Now the important part of all of this is that email is saved on a hard drive on a server. I will explain a little bit about how that works. I will use magnetic hard drives for my example as that is still the most common type of hard drive in use. Magnetic hard drives consist of a set of plates and a little magnetic needle. If you were to pull one apart it would look like a little record player. Each platter consists of little tiny regions that can be set to magnetic south or magnetic north. Each letter in your email is saved across eight regions(Newer systems may use 128 regions in order to account for multiple languages). It works a lot like braille(braille uses six sectors instead of eight).
An early and simplistic file system call File Allocation Table(FAT) would simply keep a list of all the other files on a hard drive in a specific place on the hard drive. So when someone opened a file called coolstuff.txt the operating system would look at the list see which region the file started at and start reading the file until it got to the end. When someone deleted the file it would just delete the entry in the list. So with the proper software tool you could recreate the files entry in the list and open the file once again. At least until an other file happened to be save in the exact same spot.
So when an organization is done with a hard drive and want to dispose or transfer it what can they do to make sure they don't transfer unwanted data? Physical destruction is one option, but simply setting all of the regions to magnetic south(or north), is generally considered effective enough. This process can be referred to as a low level format, shredding, zeroing out, or wiping. I usually say zeroing out as feel it is the least ambiguous. Many tools randomly set the magnetization of the sectors rather than setting them all to the same magnetization. Some researchers have claimed to be able to detect the previous setting of the region with 80% accuracy, this is less useful than it seems because the success rate is bit based not character based (meaning a "recovered" document would not show 80% of the correct characters). Still many tools are designed to protect against this by randomly setting the magnetization multiple times. When I worked for a state agency I would use a tool called shred to randomly write to the entire drive twice, and then set all the sectors to zero. It was felt by those involved that this would create sufficient protection(as those drives may have had social security numbers).
There are software tools that will write random data to the part of a hard drive a file occupies before removing the file from the file list. There are also tools that will write random data to the parts of a hard drive that are not currently being used to store a file. These tool are becoming more commonly used and are sometimes set up to run automatically by system administrators, especially in environments where files may hold sensitive data.
Even if someone has not intentionally overwritten free space on the hard drive there is no guarantee that a deleted file can be recovered. The operating system will regularly reuse free space(files are usually deleted in order to free up space for more files, so this should be expected). The example of a file system I use above(FAT), is intentional simplistic. New file systems are more complicated and the recovery tools can be more difficult to create, and often do not exist. Deleted files not being recoverable does not mean the deleted files were intentional overwritten. The deleted files could have been overwritten by normal use of the system, or there may not be tools to recover deleted files from that particular type of file system.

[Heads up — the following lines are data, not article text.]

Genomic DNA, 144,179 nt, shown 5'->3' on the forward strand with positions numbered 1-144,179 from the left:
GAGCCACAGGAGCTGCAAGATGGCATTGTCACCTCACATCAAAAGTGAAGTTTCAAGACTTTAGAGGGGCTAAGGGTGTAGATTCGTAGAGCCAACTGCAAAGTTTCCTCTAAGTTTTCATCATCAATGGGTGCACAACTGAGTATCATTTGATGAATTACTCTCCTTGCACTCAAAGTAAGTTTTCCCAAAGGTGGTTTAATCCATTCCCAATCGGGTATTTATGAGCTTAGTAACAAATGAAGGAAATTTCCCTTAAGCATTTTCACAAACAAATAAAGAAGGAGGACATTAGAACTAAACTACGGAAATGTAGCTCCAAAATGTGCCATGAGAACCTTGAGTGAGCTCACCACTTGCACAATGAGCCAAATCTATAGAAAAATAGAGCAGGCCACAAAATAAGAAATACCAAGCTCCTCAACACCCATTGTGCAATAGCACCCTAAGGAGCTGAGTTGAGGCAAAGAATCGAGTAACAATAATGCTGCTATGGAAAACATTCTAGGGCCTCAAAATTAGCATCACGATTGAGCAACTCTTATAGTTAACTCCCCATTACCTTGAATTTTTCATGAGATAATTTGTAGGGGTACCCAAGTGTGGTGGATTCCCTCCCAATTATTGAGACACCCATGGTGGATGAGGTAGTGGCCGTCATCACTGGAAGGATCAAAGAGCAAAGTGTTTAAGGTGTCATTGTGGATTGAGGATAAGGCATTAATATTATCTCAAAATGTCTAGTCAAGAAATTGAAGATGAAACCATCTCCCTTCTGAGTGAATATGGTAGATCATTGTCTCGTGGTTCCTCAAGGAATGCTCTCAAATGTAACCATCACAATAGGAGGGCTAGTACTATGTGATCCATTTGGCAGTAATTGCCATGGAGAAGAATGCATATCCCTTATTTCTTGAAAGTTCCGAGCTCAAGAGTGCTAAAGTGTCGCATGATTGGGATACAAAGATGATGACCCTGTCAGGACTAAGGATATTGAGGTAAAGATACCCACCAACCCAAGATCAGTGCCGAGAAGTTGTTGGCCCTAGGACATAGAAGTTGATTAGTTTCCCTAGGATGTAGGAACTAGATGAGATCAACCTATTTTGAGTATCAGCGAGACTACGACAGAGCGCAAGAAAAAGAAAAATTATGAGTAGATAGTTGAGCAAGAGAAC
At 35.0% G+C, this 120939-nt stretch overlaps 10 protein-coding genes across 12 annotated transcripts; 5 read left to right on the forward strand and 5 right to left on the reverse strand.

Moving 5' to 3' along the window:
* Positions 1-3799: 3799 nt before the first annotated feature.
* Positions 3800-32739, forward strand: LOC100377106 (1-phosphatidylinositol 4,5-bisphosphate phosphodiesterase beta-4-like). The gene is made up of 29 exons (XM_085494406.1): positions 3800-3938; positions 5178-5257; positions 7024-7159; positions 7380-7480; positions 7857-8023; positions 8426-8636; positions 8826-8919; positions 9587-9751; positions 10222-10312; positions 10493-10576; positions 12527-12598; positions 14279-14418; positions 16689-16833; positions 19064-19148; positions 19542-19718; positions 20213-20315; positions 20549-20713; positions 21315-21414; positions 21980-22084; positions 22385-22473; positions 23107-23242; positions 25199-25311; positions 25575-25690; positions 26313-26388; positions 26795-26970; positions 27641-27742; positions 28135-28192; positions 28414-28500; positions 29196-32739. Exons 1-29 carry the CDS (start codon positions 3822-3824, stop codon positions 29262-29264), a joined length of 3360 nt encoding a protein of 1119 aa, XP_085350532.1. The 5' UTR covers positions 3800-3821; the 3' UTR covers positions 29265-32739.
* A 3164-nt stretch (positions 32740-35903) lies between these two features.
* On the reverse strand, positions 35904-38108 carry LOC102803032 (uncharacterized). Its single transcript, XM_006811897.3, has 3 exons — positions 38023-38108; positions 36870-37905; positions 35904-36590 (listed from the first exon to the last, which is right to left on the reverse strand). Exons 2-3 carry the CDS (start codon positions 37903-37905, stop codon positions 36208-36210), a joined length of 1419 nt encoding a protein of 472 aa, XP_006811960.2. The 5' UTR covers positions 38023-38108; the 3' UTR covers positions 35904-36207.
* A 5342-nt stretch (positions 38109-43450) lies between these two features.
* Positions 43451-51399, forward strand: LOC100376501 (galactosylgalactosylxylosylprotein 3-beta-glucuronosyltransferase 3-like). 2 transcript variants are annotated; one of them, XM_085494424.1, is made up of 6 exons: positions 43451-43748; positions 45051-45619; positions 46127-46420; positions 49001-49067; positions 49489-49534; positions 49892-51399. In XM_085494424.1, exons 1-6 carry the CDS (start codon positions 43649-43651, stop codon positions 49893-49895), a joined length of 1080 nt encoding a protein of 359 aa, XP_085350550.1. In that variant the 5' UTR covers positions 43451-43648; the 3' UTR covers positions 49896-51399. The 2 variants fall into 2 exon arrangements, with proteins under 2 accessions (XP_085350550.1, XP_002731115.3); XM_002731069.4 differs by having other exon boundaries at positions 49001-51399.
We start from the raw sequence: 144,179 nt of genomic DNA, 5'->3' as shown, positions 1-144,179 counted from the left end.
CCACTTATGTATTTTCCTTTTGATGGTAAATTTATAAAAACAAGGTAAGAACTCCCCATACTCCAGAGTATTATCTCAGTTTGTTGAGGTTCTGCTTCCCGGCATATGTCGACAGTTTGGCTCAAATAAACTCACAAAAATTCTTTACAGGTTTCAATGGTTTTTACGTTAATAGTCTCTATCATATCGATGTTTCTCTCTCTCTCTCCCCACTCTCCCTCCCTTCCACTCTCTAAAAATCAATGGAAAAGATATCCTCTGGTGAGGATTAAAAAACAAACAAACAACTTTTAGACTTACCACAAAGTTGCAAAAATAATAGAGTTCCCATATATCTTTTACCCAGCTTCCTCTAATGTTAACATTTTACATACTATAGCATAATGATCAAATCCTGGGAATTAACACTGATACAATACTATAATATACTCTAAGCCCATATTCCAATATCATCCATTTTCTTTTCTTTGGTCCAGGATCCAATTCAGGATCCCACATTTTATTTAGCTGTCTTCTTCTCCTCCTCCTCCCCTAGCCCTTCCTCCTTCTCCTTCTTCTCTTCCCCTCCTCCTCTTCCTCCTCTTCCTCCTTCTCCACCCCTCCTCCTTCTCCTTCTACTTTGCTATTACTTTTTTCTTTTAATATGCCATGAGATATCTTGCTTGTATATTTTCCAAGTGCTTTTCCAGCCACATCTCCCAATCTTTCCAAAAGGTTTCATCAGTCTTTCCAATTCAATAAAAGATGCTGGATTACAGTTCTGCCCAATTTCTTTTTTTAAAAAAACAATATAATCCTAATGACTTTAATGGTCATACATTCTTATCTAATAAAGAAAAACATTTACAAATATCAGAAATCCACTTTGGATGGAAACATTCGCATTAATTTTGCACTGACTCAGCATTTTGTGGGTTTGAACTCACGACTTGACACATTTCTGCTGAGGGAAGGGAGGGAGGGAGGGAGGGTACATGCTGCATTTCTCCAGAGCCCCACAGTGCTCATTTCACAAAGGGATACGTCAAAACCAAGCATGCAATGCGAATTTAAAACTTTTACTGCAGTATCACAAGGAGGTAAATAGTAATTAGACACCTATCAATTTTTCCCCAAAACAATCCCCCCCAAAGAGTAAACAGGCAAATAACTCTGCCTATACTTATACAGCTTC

A server usually has several hard drives. These hard drives can be set up to work together as a Redundant Array of Independent Disks(RAID) to improve speed and provide back up. There are seven standard RAID configuration which are often used together to create even more variations. When an email is saved to a hard drive using RAID part of it may saved to one hard drive and part of it to an other this is done for performance reason. Also data calculated by running the two parts of the email through an equation may be saved to a third drive in order to provide back up in case of the first two drives failed. I used three drives in my example as a simplified version as this can be done across a dozen or more drives. It's also common to set up a few drives to work together for certain sets of data and other drives to work together for other data. So you might install your operating system on one set of drives and have your email saved on an other set of drives. Any of these hard drives may be inside of the computer or in a separate case across the room or across the country(usually though they are in the same room for performance reasons).
RAID is generally only used on servers. It is not common on desktop on laptop computers. The IRS hard drive failures were desktop/laptops not server. Hard drive failures are very common which is one of the reasons RAID was developed. It is generally expected in corporate environments that anything important will be kept on the server not a desktops or laptops because the servers have RAID configurations, plus additional backups.